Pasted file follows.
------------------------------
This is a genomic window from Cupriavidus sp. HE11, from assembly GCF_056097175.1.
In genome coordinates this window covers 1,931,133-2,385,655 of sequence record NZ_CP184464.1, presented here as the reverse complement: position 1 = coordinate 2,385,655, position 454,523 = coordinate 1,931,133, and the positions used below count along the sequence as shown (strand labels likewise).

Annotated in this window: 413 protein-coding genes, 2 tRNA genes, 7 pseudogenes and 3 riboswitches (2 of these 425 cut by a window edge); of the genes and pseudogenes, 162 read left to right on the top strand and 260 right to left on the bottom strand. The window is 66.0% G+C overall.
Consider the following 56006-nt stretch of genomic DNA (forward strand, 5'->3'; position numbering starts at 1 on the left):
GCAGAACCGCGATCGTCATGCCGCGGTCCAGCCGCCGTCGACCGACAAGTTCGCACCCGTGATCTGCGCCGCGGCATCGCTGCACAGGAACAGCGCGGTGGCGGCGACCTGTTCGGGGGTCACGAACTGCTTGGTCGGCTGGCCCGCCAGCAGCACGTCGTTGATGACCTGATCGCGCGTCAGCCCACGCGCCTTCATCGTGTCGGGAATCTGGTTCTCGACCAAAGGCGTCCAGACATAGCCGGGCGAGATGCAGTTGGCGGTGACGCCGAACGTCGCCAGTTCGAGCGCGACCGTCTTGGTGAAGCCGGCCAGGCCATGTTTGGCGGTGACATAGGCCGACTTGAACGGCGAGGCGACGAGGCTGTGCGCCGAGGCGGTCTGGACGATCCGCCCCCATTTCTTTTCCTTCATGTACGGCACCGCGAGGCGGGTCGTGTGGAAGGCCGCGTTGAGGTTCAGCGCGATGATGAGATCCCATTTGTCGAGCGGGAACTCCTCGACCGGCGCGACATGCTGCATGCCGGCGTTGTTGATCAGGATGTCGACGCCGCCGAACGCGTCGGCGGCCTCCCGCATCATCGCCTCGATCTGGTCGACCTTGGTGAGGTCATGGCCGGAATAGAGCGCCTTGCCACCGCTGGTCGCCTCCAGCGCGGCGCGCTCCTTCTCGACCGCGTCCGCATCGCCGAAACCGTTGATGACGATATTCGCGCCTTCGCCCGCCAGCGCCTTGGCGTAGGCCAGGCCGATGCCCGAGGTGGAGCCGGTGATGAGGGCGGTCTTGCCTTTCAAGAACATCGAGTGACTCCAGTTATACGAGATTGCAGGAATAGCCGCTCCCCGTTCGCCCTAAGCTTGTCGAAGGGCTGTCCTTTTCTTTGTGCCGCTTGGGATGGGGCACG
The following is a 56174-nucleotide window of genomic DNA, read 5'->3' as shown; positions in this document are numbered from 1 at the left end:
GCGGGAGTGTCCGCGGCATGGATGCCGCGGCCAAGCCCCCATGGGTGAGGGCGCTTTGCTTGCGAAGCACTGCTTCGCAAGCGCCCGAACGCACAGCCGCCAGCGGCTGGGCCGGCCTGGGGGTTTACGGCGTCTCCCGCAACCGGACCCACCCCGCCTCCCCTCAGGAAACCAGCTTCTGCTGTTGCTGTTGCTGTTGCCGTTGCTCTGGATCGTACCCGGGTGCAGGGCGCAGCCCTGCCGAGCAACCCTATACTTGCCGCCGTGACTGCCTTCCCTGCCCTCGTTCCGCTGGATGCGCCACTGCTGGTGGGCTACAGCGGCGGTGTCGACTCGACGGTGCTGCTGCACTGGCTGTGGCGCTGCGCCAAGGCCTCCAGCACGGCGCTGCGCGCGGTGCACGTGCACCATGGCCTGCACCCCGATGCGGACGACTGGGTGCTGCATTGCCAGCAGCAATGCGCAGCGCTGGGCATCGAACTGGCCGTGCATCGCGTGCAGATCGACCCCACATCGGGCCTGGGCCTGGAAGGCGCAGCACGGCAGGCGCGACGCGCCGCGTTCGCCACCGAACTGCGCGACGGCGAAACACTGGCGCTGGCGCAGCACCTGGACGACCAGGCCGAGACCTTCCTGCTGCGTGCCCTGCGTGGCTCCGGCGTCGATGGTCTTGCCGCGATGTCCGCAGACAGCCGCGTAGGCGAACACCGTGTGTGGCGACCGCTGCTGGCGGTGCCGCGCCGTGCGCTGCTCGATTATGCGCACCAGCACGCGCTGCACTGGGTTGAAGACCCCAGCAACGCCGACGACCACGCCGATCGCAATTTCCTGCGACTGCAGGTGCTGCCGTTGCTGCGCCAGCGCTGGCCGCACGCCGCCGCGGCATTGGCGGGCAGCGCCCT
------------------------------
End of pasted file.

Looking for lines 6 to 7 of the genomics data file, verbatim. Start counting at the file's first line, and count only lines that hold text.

The following is a 56174-nucleotide window of genomic DNA, read 5'->3' as shown; positions in this document are numbered from 1 at the left end:
GCGGGAGTGTCCGCGGCATGGATGCCGCGGCCAAGCCCCCATGGGTGAGGGCGCTTTGCTTGCGAAGCACTGCTTCGCAAGCGCCCGAACGCACAGCCGCCAGCGGCTGGGCCGGCCTGGGGGTTTACGGCGTCTCCCGCAACCGGACCCACCCCGCCTCCCCTCAGGAAACCAGCTTCTGCTGTTGCTGTTGCTGTTGCCGTTGCTCTGGATCGTACCCGGGTGCAGGGCGCAGCCCTGCCGAGCAACCCTATACTTGCCGCCGTGACTGCCTTCCCTGCCCTCGTTCCGCTGGATGCGCCACTGCTGGTGGGCTACAGCGGCGGTGTCGACTCGACGGTGCTGCTGCACTGGCTGTGGCGCTGCGCCAAGGCCTCCAGCACGGCGCTGCGCGCGGTGCACGTGCACCATGGCCTGCACCCCGATGCGGACGACTGGGTGCTGCATTGCCAGCAGCAATGCGCAGCGCTGGGCATCGAACTGGCCGTGCATCGCGTGCAGATCGACCCCACATCGGGCCTGGGCCTGGAAGGCGCAGCACGGCAGGCGCGACGCGCCGCGTTCGCCACCGAACTGCGCGACGGCGAAACACTGGCGCTGGCGCAGCACCTGGACGACCAGGCCGAGACCTTCCTGCTGCGTGCCCTGCGTGGCTCCGGCGTCGATGGTCTTGCCGCGATGTCCGCAGACAGCCGCGTAGGCGAACACCGTGTGTGGCGACCGCTGCTGGCGGTGCCGCGCCGTGCGCTGCTCGATTATGCGCACCAGCACGCGCTGCACTGGGTTGAAGACCCCAGCAACGCCGACGACCACGCCGATCGCAATTTCCTGCGACTGCAGGTGCTGCCGTTGCTGCGCCAGCGCTGGCCGCACGCCGCCGCGGCATTGGCGGGCAGCGCCCT